One of the few ways that we have to cool our bodies is through water. We drink it to cool ourselves and to properly hydrate ourselves, so that we can release water in ways to cool our bodies. Keep water available. If you’re going go away, have plenty of water sources available! Keep a little water in your sinks, extra water bowls around.

§  Be aware of heatstroke!

If for some reason, you realize that you might have missed a couple things, or maybe you had an emergency and had to leave quickly look for these symptoms when determining if your pet needs attention for heat stroke.

  • Body temperature of 104-110F
  • Sticky or dry tongue and gums
  • Dark or bright red tongue and gums
  • Staggering
  • Seizures
  • Bloody diarrhea or vomiting


Beat the Heat

Alerts are rampant now about the risks of summer for pets.  It’s easy to tune out a barrage of messages on the same topic, but please do scan these alerts.  At the very least it can help avoid a small problem; at most it can save a life.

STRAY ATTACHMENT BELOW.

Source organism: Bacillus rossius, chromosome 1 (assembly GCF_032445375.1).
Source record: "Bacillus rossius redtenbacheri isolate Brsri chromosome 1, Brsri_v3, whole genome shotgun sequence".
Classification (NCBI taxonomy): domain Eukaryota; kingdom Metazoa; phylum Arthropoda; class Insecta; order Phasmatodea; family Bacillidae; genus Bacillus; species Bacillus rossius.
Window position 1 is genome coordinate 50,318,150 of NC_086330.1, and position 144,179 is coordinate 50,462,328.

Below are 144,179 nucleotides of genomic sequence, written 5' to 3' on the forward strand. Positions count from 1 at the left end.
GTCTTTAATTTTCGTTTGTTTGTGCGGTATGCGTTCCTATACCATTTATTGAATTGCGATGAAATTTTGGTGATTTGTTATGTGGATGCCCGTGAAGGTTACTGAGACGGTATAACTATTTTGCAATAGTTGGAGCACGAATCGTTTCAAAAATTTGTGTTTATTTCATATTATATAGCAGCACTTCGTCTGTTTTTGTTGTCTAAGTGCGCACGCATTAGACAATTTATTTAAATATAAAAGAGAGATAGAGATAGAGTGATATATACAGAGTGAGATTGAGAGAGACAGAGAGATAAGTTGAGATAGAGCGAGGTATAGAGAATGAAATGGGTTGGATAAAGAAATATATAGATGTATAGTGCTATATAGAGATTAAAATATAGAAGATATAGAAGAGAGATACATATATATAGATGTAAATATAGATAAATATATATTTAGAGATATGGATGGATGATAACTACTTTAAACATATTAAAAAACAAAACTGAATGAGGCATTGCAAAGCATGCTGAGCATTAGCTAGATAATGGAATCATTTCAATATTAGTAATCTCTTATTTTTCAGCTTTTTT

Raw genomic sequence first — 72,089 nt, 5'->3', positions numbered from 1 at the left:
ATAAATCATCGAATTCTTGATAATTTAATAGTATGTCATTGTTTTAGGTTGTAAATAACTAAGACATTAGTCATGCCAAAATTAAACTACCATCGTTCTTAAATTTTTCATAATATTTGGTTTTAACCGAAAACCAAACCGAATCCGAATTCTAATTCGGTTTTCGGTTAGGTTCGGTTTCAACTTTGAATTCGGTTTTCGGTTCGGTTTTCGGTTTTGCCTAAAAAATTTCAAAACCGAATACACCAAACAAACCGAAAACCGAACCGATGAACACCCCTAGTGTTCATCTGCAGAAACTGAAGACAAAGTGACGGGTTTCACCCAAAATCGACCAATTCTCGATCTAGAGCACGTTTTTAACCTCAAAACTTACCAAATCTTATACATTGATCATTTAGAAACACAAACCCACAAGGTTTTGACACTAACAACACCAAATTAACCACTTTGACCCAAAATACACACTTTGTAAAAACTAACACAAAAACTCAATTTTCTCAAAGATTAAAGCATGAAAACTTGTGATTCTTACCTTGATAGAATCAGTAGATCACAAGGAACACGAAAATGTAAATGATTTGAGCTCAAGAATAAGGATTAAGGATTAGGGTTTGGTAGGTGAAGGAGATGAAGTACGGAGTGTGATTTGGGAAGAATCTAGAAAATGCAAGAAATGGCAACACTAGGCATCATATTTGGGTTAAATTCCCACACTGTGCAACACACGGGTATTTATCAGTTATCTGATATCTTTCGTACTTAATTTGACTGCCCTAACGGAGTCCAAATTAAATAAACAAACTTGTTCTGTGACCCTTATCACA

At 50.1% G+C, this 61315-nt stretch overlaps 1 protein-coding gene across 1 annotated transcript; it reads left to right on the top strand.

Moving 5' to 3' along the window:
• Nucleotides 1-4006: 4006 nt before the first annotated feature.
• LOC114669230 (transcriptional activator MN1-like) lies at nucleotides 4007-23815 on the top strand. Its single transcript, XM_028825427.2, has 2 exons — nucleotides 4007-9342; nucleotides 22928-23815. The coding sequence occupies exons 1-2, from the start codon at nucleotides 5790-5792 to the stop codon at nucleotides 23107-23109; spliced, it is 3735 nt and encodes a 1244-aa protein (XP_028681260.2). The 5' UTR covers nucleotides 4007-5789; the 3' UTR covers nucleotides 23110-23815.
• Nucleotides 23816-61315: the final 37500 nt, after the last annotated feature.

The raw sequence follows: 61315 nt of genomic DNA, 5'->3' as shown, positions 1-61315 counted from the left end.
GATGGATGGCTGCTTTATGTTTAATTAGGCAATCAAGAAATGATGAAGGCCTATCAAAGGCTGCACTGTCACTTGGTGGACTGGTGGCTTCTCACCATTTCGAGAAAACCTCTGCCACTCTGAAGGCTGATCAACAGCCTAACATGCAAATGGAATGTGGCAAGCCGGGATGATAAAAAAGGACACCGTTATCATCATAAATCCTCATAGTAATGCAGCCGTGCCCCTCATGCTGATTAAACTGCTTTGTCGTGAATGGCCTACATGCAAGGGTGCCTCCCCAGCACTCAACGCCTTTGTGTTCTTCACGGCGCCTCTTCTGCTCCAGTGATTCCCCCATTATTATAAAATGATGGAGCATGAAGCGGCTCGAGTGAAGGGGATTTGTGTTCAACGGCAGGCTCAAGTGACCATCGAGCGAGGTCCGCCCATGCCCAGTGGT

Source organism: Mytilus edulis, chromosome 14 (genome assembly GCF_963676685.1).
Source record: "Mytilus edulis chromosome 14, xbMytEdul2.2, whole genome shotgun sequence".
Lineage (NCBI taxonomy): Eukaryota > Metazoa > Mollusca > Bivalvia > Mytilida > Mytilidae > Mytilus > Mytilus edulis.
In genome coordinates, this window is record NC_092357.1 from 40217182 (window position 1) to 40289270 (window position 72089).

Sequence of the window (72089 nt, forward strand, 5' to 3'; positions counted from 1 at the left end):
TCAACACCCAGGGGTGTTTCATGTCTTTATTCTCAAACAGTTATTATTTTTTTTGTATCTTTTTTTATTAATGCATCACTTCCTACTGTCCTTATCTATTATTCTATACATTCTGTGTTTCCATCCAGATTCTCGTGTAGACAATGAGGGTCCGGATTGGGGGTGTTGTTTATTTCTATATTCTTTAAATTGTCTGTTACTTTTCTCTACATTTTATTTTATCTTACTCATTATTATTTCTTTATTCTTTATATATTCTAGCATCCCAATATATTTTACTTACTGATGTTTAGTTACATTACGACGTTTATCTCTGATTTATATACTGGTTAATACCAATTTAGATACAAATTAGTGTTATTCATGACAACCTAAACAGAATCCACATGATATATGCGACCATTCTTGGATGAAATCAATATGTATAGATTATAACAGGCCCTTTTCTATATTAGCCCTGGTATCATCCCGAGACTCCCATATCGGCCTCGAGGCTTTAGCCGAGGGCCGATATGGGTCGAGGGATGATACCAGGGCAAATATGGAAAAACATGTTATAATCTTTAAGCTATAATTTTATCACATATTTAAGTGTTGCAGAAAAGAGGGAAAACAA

• NEVER leave pets in a parked car.  Not even with the windows cracked or fan going.
  • Provide ample shade outside, and always have plenty of cool, fresh water available. 
  • Limit exercise on hot days.  Best to do it early morning or late evening.
  • Avoid hot pavement.  If you wouldn’t walk barefoot on it, your pet shouldn’t either.

Currently, there is not a statute in Oregon or Washington prohibiting leaving an animal in a confined vehicle.  Sadly, only 14 states have these laws in place.  Worth noting:  among states lacking such laws, many do have local ordinances prohibiting the practice.  And, even without a state or local law, the practice can still constitute cruelty.  Breaking into a vehicle to reach a suffering animal is against the law except in some states, and even then, only a humane officer, law enforcement or rescue personnel are authorized to do so.  If you see an animal left alone in a car, note the car’s color, model, make and license number.  If it’s a store lot, have the owner paged inside.  If no response, call humane authorities or the police.  Have someone keep an eye on the animal and do not leave the scene until the situation has been resolved.